A show of love for Nick Offerman and Megan Mullally


Nick Offerman races into the lobby of West Los Angeles’ Odyssey Theatre, pulls off his green trucker’s cap and wipes his brow. Megan Mullally, right behind him, smooths her magenta-tinted hair and adjusts her cat-eye glasses.

“It’s a thing with us,” Offerman says, only slightly abashed for arriving 30 minutes after rehearsal was set to begin for their new play “Annapurna.” “We’re chronically late.”

Mullally slips her arm through Offerman’s, he pecks her cheek and they exhale in tandem.

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The gesture is so in sync they burst into laughter as if under the spell of some kind of loopy love dust.

“We just like each other,” Mullally says with a girlie giggle.

Most people know Mullally and Offerman from their well-known sitcom characters — she played the shrill and self-obsessed Karen Walker on “Will & Grace”; he’s the cranky and carnivorous Ron Swanson on “Parks and Recreation.”

They are also one of Hollywood’s most enduring couples. Married nearly 10 years, they’ve been together 13 years and constantly find ways to work together. Offerman appeared as a plumber on “Will & Grace”; Mullally shows up on “Parks” as Ron’s ex-wife, the hot and evil Tammy II.

On Adult Swim’s “Childrens Hospital,” he’s Det. Briggs to her Chief. And they’re the voices behind the hippie-farmer couple on Fox’s animated “Bob’s Burgers.”

This spring, they’re in the indie film “Somebody Up There Likes Me,” which Offerman produced. They just finished shooting “Townies,” starring Seth Rogen and Zac Efron. And on May 31, they’ll appear in “The Kings of Summer,” Jordan Vogt-Roberts’ coming-of-age comedy, which opened at Sundance with the title “Toy’s House.”

Right now, they are starring in Sharr White’s “Annapurna,” directed by Bart DeLorenzo, their longtime friend, collaborator and founding artistic director of the Evidence Room.


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The two-person play, which will be at the Odyssey through June 9, is a languid, emotionally suspenseful love story about an overdue reckoning between two deeply entwined people, Emma and Ulysses, who haven’t seen each other in 20 years. Set in the Colorado mountains within the confines of a dilapidated trailer, it’s more a drama than a comedy, exploring love, addiction, the constructs of family and impending death. Yet as the story unfolds, it’s studded with funny and poignant moments.

“These are hard parts to cast,” DeLorenzo says. “You need terrific comedic actors who can also bring enormous depth, which is rare. Megan and Nick, they bring the depth of their relationship to it. They spark different reactions in each other, they inspire each other; and I knew that would add a whole other layer to the production.”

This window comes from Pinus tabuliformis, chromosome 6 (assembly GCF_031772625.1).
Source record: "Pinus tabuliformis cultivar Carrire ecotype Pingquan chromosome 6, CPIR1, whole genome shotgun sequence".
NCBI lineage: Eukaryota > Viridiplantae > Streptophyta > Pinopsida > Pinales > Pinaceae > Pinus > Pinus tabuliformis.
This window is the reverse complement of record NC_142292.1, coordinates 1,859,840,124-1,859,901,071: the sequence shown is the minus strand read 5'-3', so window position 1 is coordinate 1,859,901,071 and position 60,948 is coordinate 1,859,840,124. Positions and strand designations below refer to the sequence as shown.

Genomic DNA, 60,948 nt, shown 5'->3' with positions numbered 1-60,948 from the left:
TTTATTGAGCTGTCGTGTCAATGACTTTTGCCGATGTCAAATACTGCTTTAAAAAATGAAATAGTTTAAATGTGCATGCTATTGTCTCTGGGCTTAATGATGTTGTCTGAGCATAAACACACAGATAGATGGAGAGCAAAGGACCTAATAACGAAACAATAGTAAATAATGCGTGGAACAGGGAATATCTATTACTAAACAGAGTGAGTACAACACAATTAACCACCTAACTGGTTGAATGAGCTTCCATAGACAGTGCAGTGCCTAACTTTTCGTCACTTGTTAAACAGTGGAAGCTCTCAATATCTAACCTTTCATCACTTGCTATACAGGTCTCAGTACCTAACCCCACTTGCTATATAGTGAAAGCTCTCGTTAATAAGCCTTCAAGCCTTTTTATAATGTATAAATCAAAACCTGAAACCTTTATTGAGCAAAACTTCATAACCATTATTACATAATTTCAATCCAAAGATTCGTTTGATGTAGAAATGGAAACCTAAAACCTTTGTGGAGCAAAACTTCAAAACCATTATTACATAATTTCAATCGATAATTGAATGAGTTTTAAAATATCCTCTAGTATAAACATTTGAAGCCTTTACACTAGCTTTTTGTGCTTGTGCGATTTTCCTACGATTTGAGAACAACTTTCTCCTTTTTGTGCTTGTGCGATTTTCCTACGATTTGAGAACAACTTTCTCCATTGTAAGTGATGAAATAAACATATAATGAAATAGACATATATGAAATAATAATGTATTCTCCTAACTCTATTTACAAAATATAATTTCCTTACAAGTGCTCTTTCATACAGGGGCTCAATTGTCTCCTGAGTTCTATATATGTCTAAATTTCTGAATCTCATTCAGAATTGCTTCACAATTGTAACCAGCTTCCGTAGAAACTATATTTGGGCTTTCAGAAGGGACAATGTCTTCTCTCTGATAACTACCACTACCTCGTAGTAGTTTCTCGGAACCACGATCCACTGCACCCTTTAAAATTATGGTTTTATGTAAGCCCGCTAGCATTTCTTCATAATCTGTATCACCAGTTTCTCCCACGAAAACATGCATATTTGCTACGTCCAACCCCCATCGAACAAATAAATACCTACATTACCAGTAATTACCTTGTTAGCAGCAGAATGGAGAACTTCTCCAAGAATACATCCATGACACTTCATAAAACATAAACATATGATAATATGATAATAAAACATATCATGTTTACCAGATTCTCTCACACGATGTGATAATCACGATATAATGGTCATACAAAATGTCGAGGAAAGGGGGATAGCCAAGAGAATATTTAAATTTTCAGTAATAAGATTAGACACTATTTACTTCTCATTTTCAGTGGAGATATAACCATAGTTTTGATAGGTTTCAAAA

During rehearsal, there’s an almost visible electricity as their characters spar.

In the scene, which DeLorenzo calls “a really dark moment in these characters’ lives,” Emma reveals a terrible truth from their past. It couldn’t be further from Mullally and Offerman’s real life; but the depth of connection and intimacy rings true and is especially potent in the 99-seat theater, where even the back row feels as if it’s in the on-stage mobile home.

“I can’t write something about me, without it being about you!” Offerman’s character, a poet, says at one point.

“Nice, nice, very nice,” DeLorenzo says. Offerman walks to the edge of the stage for more notes, an intense, pensive look on his face.

Mullally, meanwhile, does an exaggerated chicken-dance across the stage — something of a reverse moonwalk, with her neck jutting out — to blow off steam. Offerman cracks up.

“It’s a lot of alone time together,” Mullally says later in the green room about having no other cast members. “It’s great. There are no annoying others.”

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Much needed time together is largely what lured them back to the theater. Not only has their TV and film acting kept them busy, they’re engaged in a whirl of music and writing projects. Offerman has a humor book coming out this fall and has been touring with his one-man comedy-music show, “American Ham,” which he describes as “songs and woodworking tips with minor nudity.” Mullally is co-writing a sitcom for IFC, “Two Idiots,” a broad, Laurel and Hardy-like physical comedy; and she’s been performing with her new two-person band, Nancy and Beth, with “Friday Night Lights” actress Stephanie Hunt (they met filming “Somebody Up There Likes Me”).

Mullally and Offerman’s frenzied schedules take them on and off the road separately, making them crave a slower, more singularly focused schedule — not to mention each other. “Annapurna” was a way to return to their first love, the theater. Not to mention, Offerman adds, “lockdown time — we can’t leave town.”